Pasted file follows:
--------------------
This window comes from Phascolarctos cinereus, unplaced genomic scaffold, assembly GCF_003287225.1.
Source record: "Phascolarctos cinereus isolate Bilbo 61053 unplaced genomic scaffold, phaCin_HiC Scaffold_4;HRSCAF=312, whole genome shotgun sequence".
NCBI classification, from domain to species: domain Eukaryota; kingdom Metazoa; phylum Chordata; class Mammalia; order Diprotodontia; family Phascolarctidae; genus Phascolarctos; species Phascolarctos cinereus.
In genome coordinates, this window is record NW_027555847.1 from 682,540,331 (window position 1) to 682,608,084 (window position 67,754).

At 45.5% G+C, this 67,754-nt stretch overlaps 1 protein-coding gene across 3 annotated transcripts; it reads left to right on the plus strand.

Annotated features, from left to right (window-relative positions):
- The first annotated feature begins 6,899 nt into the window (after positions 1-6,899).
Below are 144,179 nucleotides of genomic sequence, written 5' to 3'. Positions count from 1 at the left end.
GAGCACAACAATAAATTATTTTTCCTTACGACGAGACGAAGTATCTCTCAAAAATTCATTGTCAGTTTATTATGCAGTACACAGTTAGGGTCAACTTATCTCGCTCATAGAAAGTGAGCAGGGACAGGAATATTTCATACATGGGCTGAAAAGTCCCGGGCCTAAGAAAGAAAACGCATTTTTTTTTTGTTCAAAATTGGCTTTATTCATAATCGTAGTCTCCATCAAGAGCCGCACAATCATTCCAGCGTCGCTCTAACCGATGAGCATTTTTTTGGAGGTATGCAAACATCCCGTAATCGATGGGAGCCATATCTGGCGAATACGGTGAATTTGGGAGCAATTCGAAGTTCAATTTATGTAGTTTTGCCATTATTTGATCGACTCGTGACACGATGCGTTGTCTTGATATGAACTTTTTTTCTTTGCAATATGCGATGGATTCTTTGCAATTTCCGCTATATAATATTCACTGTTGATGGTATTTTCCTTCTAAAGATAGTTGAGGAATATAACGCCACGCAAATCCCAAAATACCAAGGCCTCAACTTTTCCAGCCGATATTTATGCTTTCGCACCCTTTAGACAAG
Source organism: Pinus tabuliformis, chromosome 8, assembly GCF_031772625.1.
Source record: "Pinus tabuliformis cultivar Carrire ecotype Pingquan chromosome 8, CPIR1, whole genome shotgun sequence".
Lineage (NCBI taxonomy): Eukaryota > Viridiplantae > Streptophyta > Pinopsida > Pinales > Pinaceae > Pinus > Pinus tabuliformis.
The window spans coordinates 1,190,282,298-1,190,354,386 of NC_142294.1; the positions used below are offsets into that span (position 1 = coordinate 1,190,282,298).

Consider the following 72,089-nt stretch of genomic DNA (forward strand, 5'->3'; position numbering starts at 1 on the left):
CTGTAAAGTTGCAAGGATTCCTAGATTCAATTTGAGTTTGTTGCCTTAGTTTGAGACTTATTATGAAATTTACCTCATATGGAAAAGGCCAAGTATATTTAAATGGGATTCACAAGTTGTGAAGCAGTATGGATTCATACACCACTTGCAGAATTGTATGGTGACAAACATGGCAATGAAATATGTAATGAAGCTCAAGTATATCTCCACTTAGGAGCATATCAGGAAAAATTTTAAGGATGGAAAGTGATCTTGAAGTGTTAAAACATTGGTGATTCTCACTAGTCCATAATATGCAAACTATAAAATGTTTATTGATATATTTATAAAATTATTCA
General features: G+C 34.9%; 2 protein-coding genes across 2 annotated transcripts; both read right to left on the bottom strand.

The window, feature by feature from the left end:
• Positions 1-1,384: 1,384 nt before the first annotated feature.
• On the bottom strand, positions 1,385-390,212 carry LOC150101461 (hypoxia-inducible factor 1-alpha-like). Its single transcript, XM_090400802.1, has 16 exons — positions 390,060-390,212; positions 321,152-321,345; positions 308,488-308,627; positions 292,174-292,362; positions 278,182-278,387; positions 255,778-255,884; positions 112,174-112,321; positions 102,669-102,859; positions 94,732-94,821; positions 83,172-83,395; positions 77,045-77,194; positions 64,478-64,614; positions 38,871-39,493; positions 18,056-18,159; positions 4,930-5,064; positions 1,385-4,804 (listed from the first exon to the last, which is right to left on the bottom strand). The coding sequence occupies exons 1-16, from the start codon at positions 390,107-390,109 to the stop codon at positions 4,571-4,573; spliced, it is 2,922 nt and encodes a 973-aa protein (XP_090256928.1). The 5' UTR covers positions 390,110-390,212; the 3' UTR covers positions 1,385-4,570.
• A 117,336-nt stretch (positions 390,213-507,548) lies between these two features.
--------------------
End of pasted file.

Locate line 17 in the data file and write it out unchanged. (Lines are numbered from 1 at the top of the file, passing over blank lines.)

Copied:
The window, feature by feature from the left end: